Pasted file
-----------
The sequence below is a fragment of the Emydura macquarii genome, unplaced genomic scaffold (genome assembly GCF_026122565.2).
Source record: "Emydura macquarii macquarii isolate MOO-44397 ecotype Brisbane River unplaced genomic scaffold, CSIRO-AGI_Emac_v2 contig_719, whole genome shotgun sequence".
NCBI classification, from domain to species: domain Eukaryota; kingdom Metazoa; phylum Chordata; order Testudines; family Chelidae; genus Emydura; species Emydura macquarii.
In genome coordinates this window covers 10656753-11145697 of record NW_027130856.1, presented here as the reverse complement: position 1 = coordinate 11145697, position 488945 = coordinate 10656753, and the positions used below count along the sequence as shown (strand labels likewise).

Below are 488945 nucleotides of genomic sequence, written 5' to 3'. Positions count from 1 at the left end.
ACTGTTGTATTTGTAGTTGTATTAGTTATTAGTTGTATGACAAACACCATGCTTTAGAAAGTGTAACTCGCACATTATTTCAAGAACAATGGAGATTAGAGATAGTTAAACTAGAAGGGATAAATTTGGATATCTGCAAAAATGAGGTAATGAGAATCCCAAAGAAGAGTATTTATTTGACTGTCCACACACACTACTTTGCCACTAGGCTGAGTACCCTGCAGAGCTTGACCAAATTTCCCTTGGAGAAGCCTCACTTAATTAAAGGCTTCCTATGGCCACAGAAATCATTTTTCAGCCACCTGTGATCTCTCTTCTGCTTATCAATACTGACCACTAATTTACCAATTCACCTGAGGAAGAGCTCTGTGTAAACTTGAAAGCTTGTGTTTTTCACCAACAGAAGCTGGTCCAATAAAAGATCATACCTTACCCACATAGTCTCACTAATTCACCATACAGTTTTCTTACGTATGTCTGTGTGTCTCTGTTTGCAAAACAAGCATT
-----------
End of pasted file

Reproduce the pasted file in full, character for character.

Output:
The sequence below is a fragment of the Emydura macquarii genome, unplaced genomic scaffold (genome assembly GCF_026122565.2).
Source record: "Emydura macquarii macquarii isolate MOO-44397 ecotype Brisbane River unplaced genomic scaffold, CSIRO-AGI_Emac_v2 contig_719, whole genome shotgun sequence".
NCBI classification, from domain to species: domain Eukaryota; kingdom Metazoa; phylum Chordata; order Testudines; family Chelidae; genus Emydura; species Emydura macquarii.
In genome coordinates this window covers 10656753-11145697 of record NW_027130856.1, presented here as the reverse complement: position 1 = coordinate 11145697, position 488945 = coordinate 10656753, and the positions used below count along the sequence as shown (strand labels likewise).

Below are 488945 nucleotides of genomic sequence, written 5' to 3'. Positions count from 1 at the left end.
ACTGTTGTATTTGTAGTTGTATTAGTTATTAGTTGTATGACAAACACCATGCTTTAGAAAGTGTAACTCGCACATTATTTCAAGAACAATGGAGATTAGAGATAGTTAAACTAGAAGGGATAAATTTGGATATCTGCAAAAATGAGGTAATGAGAATCCCAAAGAAGAGTATTTATTTGACTGTCCACACACACTACTTTGCCACTAGGCTGAGTACCCTGCAGAGCTTGACCAAATTTCCCTTGGAGAAGCCTCACTTAATTAAAGGCTTCCTATGGCCACAGAAATCATTTTTCAGCCACCTGTGATCTCTCTTCTGCTTATCAATACTGACCACTAATTTACCAATTCACCTGAGGAAGAGCTCTGTGTAAACTTGAAAGCTTGTGTTTTTCACCAACAGAAGCTGGTCCAATAAAAGATCATACCTTACCCACATAGTCTCACTAATTCACCATACAGTTTTCTTACGTATGTCTGTGTGTCTCTGTTTGCAAAACAAGCATT